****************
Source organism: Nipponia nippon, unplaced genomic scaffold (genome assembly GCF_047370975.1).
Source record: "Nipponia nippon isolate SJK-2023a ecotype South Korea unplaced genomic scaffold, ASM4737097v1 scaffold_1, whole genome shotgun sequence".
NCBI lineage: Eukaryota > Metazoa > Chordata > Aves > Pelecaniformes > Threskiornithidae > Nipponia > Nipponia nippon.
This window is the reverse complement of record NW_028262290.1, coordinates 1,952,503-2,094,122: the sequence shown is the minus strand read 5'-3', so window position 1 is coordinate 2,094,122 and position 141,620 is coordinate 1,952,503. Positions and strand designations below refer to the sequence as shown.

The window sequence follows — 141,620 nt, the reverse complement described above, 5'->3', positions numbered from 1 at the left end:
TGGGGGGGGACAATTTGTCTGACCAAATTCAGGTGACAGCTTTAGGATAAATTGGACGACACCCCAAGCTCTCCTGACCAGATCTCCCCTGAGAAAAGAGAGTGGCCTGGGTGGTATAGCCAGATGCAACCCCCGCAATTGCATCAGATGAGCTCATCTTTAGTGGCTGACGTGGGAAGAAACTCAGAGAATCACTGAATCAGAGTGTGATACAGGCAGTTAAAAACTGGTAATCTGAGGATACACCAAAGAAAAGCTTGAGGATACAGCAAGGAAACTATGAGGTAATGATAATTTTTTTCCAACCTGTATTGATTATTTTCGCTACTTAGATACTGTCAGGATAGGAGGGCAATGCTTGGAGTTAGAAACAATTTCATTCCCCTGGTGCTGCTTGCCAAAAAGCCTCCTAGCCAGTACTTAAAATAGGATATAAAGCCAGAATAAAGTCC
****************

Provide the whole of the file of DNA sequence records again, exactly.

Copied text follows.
Source organism: Nipponia nippon, unplaced genomic scaffold (genome assembly GCF_047370975.1).
Source record: "Nipponia nippon isolate SJK-2023a ecotype South Korea unplaced genomic scaffold, ASM4737097v1 scaffold_1, whole genome shotgun sequence".
NCBI lineage: Eukaryota > Metazoa > Chordata > Aves > Pelecaniformes > Threskiornithidae > Nipponia > Nipponia nippon.
This window is the reverse complement of record NW_028262290.1, coordinates 1,952,503-2,094,122: the sequence shown is the minus strand read 5'-3', so window position 1 is coordinate 2,094,122 and position 141,620 is coordinate 1,952,503. Positions and strand designations below refer to the sequence as shown.

The window sequence follows — 141,620 nt, the reverse complement described above, 5'->3', positions numbered from 1 at the left end:
TGGGGGGGGACAATTTGTCTGACCAAATTCAGGTGACAGCTTTAGGATAAATTGGACGACACCCCAAGCTCTCCTGACCAGATCTCCCCTGAGAAAAGAGAGTGGCCTGGGTGGTATAGCCAGATGCAACCCCCGCAATTGCATCAGATGAGCTCATCTTTAGTGGCTGACGTGGGAAGAAACTCAGAGAATCACTGAATCAGAGTGTGATACAGGCAGTTAAAAACTGGTAATCTGAGGATACACCAAAGAAAAGCTTGAGGATACAGCAAGGAAACTATGAGGTAATGATAATTTTTTTCCAACCTGTATTGATTATTTTCGCTACTTAGATACTGTCAGGATAGGAGGGCAATGCTTGGAGTTAGAAACAATTTCATTCCCCTGGTGCTGCTTGCCAAAAAGCCTCCTAGCCAGTACTTAAAATAGGATATAAAGCCAGAATAAAGTCC